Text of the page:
CA Hospital Margins on the Rise
An analytic tool launched Wednesday by the nation's largest state hospital database reveals that California hospitals are slowly rebounding from the recession, with total margins rising from just above 3% in FY 2008 to 6% in 2010.
A series of five-year charts from 2006-2010, specifically those reflecting total margin or net income margin, "shows us that in the last couple of years, hospitals made more of a profit, but we're talking small profit," says Ty Christensen, health program audit manager for the Office of Statewide Health Planning and Development.
The Sacramento-based agency collects statistics on cost and utilization for the state's 433 acute care hospitals, the largest acute care database in the country.
This particular report is the first in a series to cover a five-year period, and is intended to portray for community leaders and policy makers a baseline picture of hospital financial health during the period at or just before hospitals begin implementation of healthcare reform, Christensen says.
Even though cost pressures stemming from the Patient Protection and Affordable Care Act are now forcing hospitals to rethink their budgets, that might have only just been starting to happen in 2009 and 2010, when the legislation was undergoing heated debate or had just passed a few months earlier, he says.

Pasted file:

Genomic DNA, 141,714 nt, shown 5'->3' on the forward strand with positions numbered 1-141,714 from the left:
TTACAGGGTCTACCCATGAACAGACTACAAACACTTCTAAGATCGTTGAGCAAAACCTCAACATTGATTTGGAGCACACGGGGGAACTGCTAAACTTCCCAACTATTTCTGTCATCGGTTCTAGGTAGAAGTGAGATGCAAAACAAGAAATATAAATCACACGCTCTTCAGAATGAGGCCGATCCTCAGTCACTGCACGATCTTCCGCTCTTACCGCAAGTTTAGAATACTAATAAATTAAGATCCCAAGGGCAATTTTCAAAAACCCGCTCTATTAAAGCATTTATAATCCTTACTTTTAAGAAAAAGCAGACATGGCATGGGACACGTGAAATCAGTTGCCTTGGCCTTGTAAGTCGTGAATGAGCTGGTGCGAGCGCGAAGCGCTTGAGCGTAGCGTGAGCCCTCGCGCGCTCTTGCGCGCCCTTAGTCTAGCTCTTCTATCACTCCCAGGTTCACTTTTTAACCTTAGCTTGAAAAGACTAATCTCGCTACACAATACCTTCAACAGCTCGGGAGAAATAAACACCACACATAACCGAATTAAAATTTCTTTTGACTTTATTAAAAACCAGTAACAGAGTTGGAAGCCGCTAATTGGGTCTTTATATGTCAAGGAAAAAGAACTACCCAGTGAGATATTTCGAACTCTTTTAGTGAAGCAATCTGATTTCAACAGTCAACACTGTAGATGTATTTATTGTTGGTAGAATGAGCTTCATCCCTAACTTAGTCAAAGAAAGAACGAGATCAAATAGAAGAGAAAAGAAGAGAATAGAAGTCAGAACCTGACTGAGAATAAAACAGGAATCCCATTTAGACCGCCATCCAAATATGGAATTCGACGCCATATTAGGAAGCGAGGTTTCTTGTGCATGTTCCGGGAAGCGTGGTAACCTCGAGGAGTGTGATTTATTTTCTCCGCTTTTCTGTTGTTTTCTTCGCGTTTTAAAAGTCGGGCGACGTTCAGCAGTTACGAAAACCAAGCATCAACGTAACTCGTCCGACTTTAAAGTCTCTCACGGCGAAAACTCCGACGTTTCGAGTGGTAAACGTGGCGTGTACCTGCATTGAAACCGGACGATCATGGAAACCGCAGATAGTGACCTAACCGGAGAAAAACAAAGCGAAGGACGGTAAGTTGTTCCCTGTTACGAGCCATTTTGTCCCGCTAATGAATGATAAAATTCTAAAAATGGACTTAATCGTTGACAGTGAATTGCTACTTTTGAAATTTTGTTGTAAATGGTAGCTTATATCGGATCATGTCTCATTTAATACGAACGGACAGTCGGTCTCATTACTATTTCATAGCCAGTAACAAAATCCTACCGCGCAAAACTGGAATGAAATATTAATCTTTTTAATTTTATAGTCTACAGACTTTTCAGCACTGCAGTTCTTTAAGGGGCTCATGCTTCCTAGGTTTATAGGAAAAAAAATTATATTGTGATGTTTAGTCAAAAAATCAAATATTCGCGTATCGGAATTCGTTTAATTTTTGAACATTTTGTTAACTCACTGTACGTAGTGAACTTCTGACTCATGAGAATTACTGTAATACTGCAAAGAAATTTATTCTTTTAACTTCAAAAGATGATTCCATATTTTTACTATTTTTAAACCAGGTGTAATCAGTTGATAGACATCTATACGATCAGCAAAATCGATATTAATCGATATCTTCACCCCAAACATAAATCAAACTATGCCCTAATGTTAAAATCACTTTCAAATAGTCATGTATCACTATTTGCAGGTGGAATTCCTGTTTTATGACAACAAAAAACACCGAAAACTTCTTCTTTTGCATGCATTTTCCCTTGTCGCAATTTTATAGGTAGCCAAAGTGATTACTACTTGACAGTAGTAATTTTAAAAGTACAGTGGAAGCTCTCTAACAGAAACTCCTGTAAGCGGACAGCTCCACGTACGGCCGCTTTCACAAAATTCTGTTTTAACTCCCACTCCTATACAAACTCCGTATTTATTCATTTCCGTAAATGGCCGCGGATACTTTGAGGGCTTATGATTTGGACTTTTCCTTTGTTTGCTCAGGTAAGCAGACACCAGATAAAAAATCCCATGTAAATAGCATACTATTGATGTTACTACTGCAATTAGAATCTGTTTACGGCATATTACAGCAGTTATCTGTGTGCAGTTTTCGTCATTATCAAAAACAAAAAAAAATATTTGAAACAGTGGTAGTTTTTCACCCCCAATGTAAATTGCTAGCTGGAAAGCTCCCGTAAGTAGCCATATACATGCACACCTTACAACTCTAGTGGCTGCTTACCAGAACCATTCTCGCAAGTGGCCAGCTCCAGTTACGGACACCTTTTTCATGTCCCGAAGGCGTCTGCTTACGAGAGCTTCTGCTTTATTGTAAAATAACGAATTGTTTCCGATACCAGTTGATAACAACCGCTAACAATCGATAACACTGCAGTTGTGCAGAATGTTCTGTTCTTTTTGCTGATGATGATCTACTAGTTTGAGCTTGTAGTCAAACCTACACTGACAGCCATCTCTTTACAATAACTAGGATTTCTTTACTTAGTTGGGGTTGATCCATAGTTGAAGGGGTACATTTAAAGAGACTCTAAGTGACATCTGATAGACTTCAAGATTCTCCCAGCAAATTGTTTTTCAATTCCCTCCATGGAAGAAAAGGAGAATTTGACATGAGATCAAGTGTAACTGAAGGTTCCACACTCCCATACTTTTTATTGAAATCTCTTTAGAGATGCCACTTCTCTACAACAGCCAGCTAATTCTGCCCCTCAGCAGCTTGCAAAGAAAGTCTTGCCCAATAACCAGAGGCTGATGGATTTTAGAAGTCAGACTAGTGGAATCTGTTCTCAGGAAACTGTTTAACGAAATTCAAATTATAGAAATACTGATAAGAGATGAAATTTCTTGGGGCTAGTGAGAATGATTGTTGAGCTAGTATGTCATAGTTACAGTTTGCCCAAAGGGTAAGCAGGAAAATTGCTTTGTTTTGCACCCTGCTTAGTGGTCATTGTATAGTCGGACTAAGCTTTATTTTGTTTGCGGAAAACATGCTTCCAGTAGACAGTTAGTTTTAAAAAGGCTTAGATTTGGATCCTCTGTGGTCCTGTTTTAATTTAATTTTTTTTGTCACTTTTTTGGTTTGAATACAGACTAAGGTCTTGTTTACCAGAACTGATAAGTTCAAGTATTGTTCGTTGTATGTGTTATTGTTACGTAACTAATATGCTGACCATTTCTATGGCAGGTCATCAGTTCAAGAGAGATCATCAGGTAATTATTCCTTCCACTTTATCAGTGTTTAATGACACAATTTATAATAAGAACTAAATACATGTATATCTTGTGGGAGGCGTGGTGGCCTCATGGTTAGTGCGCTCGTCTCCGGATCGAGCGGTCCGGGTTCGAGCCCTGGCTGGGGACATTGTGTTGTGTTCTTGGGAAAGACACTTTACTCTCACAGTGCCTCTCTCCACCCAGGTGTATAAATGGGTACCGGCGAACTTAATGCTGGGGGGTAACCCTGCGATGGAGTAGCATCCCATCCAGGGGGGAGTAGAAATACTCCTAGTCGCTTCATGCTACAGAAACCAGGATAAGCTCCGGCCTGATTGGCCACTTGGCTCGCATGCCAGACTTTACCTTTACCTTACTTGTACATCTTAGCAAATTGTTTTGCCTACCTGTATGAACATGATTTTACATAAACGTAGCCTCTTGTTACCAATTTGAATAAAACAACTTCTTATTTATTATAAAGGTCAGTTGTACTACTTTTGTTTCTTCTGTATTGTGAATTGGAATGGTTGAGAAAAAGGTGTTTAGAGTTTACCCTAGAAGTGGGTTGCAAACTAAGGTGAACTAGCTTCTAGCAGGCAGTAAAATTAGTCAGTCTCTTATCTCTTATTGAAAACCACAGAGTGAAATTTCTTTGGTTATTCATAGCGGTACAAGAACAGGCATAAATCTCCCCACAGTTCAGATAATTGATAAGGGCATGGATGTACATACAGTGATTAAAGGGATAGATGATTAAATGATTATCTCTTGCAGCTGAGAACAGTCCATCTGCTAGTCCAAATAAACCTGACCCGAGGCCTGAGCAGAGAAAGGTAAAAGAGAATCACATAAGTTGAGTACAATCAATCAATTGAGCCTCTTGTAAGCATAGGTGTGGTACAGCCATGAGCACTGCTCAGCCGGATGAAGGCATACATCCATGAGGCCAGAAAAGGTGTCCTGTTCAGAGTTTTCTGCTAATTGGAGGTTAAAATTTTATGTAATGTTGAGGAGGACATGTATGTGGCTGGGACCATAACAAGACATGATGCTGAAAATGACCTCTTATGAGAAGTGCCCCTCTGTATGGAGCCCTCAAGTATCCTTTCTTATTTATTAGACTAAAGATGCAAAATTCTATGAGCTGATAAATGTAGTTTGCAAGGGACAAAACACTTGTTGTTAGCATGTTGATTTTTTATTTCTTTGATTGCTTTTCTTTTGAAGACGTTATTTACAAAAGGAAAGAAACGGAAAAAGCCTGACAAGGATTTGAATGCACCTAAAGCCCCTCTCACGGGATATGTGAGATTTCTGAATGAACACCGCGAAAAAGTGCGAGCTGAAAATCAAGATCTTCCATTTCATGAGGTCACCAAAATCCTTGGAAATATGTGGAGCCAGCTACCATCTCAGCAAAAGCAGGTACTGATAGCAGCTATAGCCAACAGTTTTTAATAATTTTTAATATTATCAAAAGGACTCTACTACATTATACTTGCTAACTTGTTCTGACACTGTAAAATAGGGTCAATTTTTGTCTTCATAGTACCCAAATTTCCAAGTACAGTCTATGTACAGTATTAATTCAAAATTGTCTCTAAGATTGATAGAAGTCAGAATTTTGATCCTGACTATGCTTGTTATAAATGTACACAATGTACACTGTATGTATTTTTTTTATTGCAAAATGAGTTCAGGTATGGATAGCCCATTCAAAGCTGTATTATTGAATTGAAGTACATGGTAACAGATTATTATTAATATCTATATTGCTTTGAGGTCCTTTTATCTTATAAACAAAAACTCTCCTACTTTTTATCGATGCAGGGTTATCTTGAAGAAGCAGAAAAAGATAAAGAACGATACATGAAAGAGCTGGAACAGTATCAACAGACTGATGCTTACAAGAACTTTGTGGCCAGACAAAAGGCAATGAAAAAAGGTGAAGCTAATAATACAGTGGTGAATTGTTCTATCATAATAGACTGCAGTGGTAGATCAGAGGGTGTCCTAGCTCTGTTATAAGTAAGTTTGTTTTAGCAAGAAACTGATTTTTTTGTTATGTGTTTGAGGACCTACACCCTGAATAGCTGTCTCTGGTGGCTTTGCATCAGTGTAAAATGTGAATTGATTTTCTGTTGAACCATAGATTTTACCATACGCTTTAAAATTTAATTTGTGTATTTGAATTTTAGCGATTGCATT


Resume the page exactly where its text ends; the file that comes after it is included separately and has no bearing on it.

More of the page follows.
- CEO Exchange: Preparing for Population Health
- Advocate, NorthShore Deal Would Create 16-Hospital System
- 3 Strategies for Retaining Millennial Employees
- Better HCAHPS Scores Protect Revenue
- Power of price: In South FL and the nation, healthcare costs often are shrouded in secrecy
- Two NY hospitals to offer free hip and knee replacement surgeries for qualifying patients in December
- CEO Exchange: Pressure is On to Partner, Drive Quality
- Top Reason for Nurse Turnover: Managers
- Hospital mergers may lead to higher prices
- Healthcare data of 1 million NJ patients compromised since 2009